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9-Misc: GM Corn protesters send message from Germany



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TITLE:  GM Corn Protesters Send Message
SOURCE: Deutsche Welle, Germany, by Hardy Graupner
        http://www.dw-world.de/dw/article/0,1564,1664782,00.html
DATE:   1 Aug 2005

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GM Corn Protesters Send Message

The issue of genetically-modified corn strikes a nerve with many
Europeans. To vent their indignation about the lifting of a moratorium,
ecology campaigners protested at a GM cornfield near Berlin.

On Sunday, up to 400 ecology campaigners from western Europe flocked to a
small village some 40 kilometers (25 miles) outside of Berlin to join
forces for a protest action which they called "voluntary field
liberation." Their plan was to symbolically destroy some genetically
modified (GM) corn in a field outside of the village Hohenstein.

One organizer, Michael Grolm, said the protesters did not come to destroy
the crops in the field, but the provocative nature of the name, directed
towards a farmer who is growing GM corn on his land, forced police to
counter with a strong presence. According to Grolm, the large number of
police officers needed to protect the relatively small parcel of land
meant the protest was a success.

In his words, farmers and companies who want to propagate the advantages
of GM grains, will have a "difficult time" if so many police officers are
needed to protect farmland where GM crops are supposed to be grown.


Protesters see two-fold danger

Ecology proponents and anti-globalization protesters showed up from
Germany, Switzerland, Austria, Italy and France to demonstrate against
what they believe to be a two-fold danger brought on by an increased
usage of GM crops.

Some were enraged by the fact that the cornfield directly neighbors a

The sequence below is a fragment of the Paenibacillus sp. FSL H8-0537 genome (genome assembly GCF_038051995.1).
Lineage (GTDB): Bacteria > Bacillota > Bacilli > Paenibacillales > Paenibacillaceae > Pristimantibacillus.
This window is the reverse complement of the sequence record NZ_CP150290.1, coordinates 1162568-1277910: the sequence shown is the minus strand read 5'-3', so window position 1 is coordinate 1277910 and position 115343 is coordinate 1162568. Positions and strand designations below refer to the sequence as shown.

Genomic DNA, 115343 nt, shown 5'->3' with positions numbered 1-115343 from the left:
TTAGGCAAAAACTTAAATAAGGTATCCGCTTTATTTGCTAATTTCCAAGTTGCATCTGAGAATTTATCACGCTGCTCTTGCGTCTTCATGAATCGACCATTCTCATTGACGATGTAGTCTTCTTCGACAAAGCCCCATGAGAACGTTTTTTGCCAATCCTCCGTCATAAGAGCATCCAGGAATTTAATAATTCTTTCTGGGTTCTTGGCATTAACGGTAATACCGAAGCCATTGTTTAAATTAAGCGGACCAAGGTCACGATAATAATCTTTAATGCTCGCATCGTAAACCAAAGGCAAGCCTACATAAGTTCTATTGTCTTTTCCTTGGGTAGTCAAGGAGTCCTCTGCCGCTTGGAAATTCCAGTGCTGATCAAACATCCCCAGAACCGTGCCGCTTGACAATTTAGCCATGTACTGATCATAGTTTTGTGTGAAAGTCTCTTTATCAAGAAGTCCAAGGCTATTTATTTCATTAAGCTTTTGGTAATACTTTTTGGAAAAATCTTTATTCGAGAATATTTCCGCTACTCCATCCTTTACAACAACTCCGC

natural park, calling it a provocation.

"It isn't clear what genetically modified grains do," said Martin Piprek,
a local farmer who spearheaded the campaign in Hohenstein.

Piprek said that he has heard of studies that some species crucial to
ecosystems, such as butterflies, have been dying at much higher rates
than usual when farmers grow GM crops in their fields.

While some demonstrators were concerned about the possible health hazards
and/or effects to human genetic material, others saw the spread of GM
corn in another light, namely the light of bright money.

"Many people concentrate on the food aspect," said Christoph Asseuer.
"I'd rather concentrate on the fact of a monopoly that a certain
corporation holds on the seeds (...) The variety of seeds is in great
danger of being throttled by the attempt to monopolize certain seeds and
take certain seeds out of the market."


Monsanto bears responsibility

Asseuer didn't specifically name which company he was talking about, but
the one bearing the brunt of attacks from most GM opponents is Monsanto.

As a small farmer, Martin Piprek also saw sinister motives behind
Monsanto's GM marketing.

"They will set up a monopoly situation here," he said. "It's like in
India or South America. People from there say sooner or later that you
lose your farm because you can't compete anymore. I don't want that so
I'm going to throw them out."




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